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Composition of the songbird community at the DePauw Nature Park

Libby Allard and Vanessa Fox

Biology Department and Science Research Fellows Program, DePauw University

Click below to download:
Libby Allard's report (2.9 MB)
Libby Allard's poster

Abstract

A small population of Cerulean Warblers
occurs in one of the forested sites at
the Nature Park.

DePauw’s Nature Park and Arboretum contain many different habitats. Vegetation and forest continuity vary, affecting the fauna that inhabit these areas. We collected data on songbird communities and habitat characteristics at three sites in the Nature Park and Arboretum, and compared our data to data previously collected at forested sites in Ohio. We hypothesized that differences in songbird communities between Indiana and Ohio were related to the age of the forest and the extent of forest fragmentation. We conducted songbird surveys and collected data on nesting success during May and June in 2004 and 2005. Acadian Flycatchers, typically associated with mature forest, were surprisingly abundant at the Nature Park.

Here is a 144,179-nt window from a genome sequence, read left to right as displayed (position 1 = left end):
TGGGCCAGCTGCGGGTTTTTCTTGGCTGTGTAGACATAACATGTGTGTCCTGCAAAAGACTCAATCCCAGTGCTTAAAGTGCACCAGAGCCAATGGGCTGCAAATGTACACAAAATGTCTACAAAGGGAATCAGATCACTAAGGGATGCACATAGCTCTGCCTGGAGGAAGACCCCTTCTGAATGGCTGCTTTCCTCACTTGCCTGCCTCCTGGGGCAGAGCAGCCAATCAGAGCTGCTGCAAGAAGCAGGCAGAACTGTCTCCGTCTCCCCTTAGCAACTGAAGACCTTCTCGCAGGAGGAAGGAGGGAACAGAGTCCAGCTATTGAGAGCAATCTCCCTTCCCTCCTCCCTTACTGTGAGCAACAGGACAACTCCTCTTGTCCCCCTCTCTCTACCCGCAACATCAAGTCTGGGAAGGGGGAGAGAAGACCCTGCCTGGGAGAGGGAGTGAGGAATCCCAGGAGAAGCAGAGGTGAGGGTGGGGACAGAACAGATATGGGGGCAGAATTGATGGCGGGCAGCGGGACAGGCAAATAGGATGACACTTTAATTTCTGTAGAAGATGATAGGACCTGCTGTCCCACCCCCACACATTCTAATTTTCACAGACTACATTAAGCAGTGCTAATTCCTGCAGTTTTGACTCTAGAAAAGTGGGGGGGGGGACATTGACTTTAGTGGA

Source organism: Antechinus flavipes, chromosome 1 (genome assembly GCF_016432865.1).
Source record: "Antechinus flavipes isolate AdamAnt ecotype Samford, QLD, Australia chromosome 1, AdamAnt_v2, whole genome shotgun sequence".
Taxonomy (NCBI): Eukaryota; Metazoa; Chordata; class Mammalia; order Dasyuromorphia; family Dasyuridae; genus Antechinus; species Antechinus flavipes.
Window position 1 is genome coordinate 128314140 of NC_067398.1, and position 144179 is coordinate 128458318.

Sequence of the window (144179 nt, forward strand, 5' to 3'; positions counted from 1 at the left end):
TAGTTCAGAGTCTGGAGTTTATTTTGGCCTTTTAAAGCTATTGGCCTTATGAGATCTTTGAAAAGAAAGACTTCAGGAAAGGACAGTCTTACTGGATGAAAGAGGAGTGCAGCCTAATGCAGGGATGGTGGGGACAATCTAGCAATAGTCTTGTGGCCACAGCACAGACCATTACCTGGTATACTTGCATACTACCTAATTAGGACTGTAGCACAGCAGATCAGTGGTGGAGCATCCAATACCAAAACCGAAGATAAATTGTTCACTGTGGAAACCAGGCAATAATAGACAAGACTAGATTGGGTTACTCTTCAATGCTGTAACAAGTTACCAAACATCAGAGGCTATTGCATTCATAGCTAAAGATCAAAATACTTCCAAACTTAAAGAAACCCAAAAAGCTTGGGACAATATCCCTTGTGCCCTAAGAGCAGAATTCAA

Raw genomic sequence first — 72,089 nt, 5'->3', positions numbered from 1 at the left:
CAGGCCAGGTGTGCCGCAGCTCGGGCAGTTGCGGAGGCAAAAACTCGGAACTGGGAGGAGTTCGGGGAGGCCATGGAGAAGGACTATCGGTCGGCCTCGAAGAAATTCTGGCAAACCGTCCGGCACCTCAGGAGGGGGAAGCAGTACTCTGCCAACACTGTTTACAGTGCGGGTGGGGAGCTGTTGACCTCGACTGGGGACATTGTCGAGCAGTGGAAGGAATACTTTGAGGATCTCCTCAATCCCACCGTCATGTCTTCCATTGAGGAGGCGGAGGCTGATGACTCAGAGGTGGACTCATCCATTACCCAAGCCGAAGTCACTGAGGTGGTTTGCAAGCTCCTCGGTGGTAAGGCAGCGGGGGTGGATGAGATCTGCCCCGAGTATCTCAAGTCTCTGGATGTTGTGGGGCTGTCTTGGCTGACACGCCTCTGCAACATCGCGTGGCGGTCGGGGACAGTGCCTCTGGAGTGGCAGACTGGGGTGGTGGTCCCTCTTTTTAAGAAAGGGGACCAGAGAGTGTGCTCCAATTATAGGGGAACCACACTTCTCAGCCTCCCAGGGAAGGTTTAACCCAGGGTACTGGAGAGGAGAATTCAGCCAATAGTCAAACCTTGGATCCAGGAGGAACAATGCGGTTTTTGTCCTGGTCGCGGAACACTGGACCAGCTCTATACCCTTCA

The Cerulean Warbler, a rare and dangerously declining species in North America, occurred at only one of the sites in the Nature Park but population levels were higher there than in Ohio. Several other species of warblers, including the Ovenbird, also associated with mature forest, were absent from the Nature Park but present in Ohio. Northern Cardinals were common at the Nature Park sites. This edge-dwelling, fragmentation-loving species only chose territories along borders (powerlines, streams, meadows). Indigo Buntings are an early successional species that is usually found in meadows; surprisingly, they were common at one of the Nature Park sites and preferred to nest in low-growing shrubs. Populations of Northern Cardinals and Indigo Buntings may decline in future years as understory decreases and tree height increases. Continued research on songbird communities is important because it relates to the health of the ecosystem and may provide information that affects forest management decisions. On a more specific level, further research may address specific species of songbirds, some of which are of significant conservation concern.